COVID-19 is part of the family of coronaviruses. This contains:
(i) Four coronaviruses which are widely distributed and usually cause the common cold (but can cause viral pneumonia in patients with comorbidities).
(ii) SARS and MERS – these caused epidemics with high mortality which are somewhat similar to COVID-19. COVID-19 is most closely related to SARS.
It binds via the angiotensin-converting enzyme 2 (ACE2) receptor located on type II alveolar cells and intestinal epithelia (Hamming 2004).
This is the same receptor as used by SARS (hence the technical name for the COVID-19, “SARS-CoV-2”).
When considering possible therapies, SARS (a.k.a. “SARS-CoV-1”) is the most closely related virus to COVID-19.
COVID-19 is mutating, which may complicate matters even further (figure below). Virulence and transmission will shift over times, in ways which we cannot predict. New evidence suggests that there are roughly two different groups of COVID-19. This explains why initial reports from Wuhan described a higher mortality than some more recent case series (Tang et al. 2020; Xu et al 2020).
Professor Josh Farkas, M.D., University of Vermont
Most recently updated Monday, March 16th
A no-frills but technically very extensive compilation of basic medical knowledge on COVID-19.
A drive-in coronavirus testing station setting up in Israel
Tuesday, March 17th
A crew in Tel Aviv, Israel describes the drive-in coronavirus testing station they are setting up.
Translation: We are here in Joshua Park in Tel Aviv, and we built what is called a “drive-in”. We will release a message to the public and slowly what will happen is people will arrive here in their own private cars. They will stand in the lanes, while for each of these lanes there will be a control system with cameras that will read the app of each of us, of course those who downloaded it. And after we read it and verify your personal information, you will continue to the next station. There, you will meet a sampler, roll down your car window, peek your head out, and the sampler will take a sample from you for testing. From there, you will continue to the following station, enter a closed area and from there to be refrigerated and from there to the labs, where the samples with be checked.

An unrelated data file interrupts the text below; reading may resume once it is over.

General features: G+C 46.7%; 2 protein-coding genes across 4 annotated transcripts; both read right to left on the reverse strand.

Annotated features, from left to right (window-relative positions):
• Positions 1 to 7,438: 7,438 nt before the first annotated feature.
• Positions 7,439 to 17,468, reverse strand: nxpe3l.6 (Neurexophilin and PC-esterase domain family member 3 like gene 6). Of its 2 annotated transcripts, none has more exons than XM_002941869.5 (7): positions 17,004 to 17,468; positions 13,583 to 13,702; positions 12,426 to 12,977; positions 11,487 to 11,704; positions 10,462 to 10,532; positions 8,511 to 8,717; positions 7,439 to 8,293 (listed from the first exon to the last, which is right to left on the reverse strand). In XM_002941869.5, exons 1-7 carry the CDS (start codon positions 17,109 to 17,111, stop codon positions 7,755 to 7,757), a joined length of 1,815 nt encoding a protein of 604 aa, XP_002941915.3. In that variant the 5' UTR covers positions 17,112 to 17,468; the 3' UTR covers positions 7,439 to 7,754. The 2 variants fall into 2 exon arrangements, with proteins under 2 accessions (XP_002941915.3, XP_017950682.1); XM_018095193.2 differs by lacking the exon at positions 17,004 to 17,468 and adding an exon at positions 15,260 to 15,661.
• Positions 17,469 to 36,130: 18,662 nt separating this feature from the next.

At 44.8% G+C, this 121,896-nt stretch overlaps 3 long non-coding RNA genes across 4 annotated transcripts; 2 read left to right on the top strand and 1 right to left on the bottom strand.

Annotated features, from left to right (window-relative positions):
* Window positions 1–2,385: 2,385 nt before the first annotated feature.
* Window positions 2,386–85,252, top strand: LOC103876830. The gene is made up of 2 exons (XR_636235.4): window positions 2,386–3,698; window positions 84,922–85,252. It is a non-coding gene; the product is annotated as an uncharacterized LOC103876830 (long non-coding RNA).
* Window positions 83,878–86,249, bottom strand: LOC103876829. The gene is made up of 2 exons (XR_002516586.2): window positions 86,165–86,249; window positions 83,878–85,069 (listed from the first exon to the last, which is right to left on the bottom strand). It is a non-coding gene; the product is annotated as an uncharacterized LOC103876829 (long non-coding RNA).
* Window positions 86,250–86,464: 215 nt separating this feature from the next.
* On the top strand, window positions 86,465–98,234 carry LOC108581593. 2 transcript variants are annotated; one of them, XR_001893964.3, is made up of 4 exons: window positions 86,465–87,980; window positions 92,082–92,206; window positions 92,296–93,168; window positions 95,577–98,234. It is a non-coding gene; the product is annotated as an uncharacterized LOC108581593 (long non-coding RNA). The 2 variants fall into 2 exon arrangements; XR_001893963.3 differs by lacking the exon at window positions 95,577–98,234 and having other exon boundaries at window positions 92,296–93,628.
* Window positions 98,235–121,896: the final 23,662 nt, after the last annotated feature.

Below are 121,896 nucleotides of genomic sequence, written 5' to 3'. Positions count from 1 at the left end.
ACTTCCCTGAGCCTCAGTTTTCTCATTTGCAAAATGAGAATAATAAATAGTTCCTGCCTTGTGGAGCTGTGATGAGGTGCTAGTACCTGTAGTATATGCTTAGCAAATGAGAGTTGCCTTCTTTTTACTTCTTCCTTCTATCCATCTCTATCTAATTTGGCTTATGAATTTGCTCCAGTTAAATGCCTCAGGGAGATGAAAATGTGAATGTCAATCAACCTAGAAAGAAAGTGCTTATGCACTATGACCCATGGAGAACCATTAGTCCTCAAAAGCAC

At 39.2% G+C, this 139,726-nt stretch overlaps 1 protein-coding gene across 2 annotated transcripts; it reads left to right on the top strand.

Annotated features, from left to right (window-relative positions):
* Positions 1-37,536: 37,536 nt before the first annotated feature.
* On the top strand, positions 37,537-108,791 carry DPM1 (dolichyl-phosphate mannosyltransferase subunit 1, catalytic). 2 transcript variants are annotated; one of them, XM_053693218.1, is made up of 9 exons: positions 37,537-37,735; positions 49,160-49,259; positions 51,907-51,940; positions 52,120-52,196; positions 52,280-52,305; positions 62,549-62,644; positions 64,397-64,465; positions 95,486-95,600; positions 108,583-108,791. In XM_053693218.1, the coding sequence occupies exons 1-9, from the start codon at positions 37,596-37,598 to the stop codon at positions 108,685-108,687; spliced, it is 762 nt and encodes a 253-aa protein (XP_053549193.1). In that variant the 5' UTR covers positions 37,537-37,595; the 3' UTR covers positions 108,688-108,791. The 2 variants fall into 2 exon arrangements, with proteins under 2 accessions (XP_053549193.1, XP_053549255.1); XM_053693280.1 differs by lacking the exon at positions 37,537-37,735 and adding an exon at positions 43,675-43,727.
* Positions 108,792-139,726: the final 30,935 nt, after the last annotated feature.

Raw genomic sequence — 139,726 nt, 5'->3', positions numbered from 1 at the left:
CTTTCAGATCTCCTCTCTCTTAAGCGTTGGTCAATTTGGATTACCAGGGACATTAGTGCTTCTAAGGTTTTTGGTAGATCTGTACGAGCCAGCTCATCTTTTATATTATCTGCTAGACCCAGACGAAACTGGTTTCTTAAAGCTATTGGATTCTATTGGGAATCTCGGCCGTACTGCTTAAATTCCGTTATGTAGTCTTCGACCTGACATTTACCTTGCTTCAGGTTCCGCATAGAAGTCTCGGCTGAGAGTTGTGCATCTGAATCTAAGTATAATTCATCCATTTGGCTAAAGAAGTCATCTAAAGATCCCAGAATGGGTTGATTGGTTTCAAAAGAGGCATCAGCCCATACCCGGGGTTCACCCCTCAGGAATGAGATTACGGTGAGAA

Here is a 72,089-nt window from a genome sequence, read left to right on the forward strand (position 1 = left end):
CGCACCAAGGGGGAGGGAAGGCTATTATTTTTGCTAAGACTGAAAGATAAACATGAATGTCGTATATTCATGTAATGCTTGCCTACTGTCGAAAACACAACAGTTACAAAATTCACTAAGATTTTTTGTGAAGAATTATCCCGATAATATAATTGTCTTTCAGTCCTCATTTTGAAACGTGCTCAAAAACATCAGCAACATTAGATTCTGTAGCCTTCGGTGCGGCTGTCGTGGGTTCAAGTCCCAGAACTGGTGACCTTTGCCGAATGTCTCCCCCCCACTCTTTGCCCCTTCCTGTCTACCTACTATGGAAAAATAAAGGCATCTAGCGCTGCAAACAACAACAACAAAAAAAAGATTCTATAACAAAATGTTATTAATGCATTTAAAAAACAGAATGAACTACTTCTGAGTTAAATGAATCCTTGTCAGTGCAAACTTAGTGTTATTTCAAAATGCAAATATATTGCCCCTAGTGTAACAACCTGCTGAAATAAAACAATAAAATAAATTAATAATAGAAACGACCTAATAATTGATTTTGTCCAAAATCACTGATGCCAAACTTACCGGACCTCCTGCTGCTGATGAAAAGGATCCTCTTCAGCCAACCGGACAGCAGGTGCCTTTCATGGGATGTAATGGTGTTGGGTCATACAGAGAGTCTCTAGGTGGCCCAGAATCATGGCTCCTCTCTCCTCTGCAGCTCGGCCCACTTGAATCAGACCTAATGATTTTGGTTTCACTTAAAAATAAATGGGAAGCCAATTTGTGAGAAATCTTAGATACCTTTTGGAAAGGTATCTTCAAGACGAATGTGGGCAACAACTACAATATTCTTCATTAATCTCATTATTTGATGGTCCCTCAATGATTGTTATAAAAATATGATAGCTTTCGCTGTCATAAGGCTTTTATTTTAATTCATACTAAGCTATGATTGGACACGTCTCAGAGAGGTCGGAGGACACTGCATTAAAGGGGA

Drive through testing for coronavirus in West Palm Beach
Tuesday, March 17th
FoundCare staff members give coronavirus tests to people in a drive through at the FoundCare parking lot in West Palm Beach, Florida on Tuesday, March 17, 2020.
What It’s Like to Take a Drive-Through Coronavirus Test
Wall Street Journal
Monday, March 16th
As coronavirus spreads across the world, countries are setting up drive-through clinics to make it easier for their citizens to get tested. WSJ’s Andrew Jeong visited a test site in South Korea to see how it works.
Community message board for COVID-19 projects looking for volunteers.
“Find food assistance, help paying bills, and other free or reduced cost programs that help people affected by the COVID-19 pandemic.”
Developed by Aunt Bertha
“Aunt Bertha’s network connects people seeking help and verified social care providers that serve them.”